When the LEED Accredited Professional Exam was introduced in 2001, Nicolow became the first member of the firm to become a LEED AP and began leading the certification efforts as well as developing educational programs to expand the firm’s ranks of LEED APs (now numbering over 60).

“I have had the great fortune to successfully participate on projects that have achieved all four levels of LEED certification (certified, silver, gold, and platinum), as well as certification under the three dominant rating systems (LEED for New Construction and Major Renovations, LEED for Existing Buildings Operations and Maintenance, and LEED for Commercial Interiors),” Nicolow said. “I am most proud of our involvement with the LEED Platinum certified Southface Eco Office, which was designed and constructed to be a green commercial demonstration project that is a ‘Noah’s Ark’ of sustainable design strategies.

“Based upon the recommendations of our sustainability task force to ‘walk the talk’ we also achieved LEED certification for our own most recent office expansion (LEED-CI Silver for the expansion of our Atlanta office).”

Jim Nicolow and his family recently vacationed in the Cook Islands and in Japan. Photo courtesy of Lord, Aeck & Sargent

The Pulse of Sustainability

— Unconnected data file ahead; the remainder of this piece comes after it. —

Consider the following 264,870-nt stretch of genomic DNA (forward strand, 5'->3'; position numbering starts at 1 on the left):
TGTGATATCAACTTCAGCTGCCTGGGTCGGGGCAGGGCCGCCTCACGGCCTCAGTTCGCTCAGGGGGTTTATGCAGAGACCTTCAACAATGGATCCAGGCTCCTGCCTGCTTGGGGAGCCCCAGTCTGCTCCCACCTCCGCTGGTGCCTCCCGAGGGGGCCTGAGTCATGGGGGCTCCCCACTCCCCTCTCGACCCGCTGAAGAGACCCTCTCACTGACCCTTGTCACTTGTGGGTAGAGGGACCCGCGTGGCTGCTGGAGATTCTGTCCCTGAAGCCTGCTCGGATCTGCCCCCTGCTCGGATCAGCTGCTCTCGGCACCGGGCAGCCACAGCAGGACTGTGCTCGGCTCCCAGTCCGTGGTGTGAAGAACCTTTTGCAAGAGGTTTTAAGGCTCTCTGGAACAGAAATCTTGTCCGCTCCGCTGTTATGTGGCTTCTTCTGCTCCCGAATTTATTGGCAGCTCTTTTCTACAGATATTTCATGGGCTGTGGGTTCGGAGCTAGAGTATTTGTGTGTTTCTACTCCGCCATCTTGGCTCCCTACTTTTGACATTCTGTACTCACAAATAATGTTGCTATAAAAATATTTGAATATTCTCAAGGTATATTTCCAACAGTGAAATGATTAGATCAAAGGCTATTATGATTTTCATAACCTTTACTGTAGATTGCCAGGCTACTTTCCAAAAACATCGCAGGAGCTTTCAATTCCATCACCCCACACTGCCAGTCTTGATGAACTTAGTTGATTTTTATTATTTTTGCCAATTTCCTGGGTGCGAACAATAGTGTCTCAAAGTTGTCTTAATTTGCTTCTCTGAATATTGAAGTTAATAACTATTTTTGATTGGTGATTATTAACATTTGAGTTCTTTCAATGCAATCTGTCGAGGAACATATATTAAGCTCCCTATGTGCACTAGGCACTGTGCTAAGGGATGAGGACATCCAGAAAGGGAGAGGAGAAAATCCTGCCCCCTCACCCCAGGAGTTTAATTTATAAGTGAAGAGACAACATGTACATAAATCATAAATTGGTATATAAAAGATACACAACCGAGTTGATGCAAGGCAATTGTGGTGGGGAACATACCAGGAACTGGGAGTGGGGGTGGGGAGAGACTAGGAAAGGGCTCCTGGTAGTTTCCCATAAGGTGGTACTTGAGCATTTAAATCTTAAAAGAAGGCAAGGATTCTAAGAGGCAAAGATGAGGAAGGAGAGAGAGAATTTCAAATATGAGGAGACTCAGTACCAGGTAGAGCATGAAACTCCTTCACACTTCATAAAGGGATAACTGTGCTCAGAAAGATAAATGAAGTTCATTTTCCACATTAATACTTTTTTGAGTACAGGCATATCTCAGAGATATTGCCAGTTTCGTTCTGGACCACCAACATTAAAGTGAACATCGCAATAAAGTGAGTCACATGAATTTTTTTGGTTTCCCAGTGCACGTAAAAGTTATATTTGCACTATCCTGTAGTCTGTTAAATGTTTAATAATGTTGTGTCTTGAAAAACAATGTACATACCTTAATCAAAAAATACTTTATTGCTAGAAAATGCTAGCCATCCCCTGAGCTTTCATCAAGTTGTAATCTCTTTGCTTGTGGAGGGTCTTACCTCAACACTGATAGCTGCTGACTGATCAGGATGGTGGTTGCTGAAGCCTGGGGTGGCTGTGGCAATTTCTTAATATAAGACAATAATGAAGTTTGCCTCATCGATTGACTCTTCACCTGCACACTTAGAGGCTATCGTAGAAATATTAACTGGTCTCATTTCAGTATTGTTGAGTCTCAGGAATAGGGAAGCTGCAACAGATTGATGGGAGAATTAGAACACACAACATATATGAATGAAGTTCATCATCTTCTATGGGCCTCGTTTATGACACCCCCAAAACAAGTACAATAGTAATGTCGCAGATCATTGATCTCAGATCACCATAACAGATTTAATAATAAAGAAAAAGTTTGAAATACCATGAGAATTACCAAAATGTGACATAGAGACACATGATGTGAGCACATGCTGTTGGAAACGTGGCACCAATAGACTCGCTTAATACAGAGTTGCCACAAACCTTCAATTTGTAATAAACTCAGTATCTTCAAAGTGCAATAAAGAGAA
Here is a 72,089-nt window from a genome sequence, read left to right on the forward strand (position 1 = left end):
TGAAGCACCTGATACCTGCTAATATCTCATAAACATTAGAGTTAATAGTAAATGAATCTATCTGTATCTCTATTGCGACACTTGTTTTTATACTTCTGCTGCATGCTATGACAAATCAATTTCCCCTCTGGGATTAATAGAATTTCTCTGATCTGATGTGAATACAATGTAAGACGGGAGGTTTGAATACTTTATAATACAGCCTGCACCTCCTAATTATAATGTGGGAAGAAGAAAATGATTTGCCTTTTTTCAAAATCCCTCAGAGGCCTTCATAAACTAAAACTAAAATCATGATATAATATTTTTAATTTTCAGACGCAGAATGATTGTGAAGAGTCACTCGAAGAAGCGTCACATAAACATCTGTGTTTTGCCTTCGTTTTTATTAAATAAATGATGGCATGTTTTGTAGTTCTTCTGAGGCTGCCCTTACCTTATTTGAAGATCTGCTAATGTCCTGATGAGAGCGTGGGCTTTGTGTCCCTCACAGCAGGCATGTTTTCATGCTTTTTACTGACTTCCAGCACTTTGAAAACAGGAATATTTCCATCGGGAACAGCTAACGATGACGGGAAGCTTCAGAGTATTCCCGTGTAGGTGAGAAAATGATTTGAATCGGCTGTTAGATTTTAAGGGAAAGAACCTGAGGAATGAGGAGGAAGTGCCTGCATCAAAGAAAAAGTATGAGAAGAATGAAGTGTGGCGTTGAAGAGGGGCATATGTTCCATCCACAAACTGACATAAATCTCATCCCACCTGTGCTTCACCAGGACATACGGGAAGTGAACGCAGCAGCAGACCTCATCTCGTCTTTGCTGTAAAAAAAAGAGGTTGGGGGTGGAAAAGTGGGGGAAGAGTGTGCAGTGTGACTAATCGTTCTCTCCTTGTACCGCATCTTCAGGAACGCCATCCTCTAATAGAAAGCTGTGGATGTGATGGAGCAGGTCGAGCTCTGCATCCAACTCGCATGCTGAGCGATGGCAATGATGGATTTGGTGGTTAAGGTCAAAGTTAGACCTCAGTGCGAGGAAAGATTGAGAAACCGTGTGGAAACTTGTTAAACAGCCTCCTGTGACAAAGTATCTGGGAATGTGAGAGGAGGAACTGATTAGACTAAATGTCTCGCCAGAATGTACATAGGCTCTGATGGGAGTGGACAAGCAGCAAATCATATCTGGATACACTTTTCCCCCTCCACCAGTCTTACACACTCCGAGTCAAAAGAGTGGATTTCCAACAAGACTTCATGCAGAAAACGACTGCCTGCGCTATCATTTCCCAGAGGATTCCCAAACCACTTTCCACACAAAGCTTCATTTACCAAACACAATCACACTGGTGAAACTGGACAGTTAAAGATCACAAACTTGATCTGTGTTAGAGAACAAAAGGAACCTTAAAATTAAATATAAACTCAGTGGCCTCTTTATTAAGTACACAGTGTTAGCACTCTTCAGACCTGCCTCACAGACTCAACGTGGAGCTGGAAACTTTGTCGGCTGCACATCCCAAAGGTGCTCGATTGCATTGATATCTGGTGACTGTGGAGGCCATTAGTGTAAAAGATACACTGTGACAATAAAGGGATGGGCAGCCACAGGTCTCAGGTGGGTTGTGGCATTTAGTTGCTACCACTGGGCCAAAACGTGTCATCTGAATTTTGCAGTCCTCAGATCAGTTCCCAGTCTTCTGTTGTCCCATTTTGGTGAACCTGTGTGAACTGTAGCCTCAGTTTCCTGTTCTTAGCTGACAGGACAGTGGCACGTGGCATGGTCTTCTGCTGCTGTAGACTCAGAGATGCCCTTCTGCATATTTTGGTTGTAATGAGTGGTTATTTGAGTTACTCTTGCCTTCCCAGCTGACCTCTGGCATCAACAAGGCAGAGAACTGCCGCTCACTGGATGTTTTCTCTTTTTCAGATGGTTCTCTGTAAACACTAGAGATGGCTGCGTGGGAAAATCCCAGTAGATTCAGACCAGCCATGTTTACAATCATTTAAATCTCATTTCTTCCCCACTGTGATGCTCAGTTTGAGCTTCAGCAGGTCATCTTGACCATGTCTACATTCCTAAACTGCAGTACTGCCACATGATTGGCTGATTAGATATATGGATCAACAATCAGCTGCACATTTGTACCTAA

Nicolow said his firm has been fortunate to receive numerous project-specific national green design awards over the years, such as the Sustainable Building Industries Council’s “Beyond Green” award, and several citations from Environmental Design + Construction magazine’s “Excellence in Design” awards program.

“But the two that I found most gratifying were given to acknowledge firm-wide sustainability commitments rather than the merits of particular projects,” Nicolow said. “The Construction Specifications Institute conferred their ‘Institute Award for Environmental Sensitivity’ to recognize our routine integration of sustainability into our day to day operations.”

Also Building Design & Construction magazine recently selected Lord, Aeck & Sargent for their “Best AEC Firm to Work For.”

“Our sustainability efforts were one of the three criteria,” said Nicolow, who was named as one of Building Design & Construction magazine’s “40 Under 40” a few years ago.

“Sustainability has been a personal passion since attending architecture school, but during my tenure at Lord, Aeck & Sargent it has also become a competitive necessity,” he said. “The market has - surprisingly rapidly - shifted to embrace sustainable design. As a practice, that has meant transitioning from sometimes practicing stealth green design, where we made it as green as possible without having to ask the client’s permission, to actively competing to demonstrate we have the capabilities to achieve a client’s green design objectives. It’s been really gratifying to see how quickly change has come to what can be a conservative industry. But we have a long way to go.”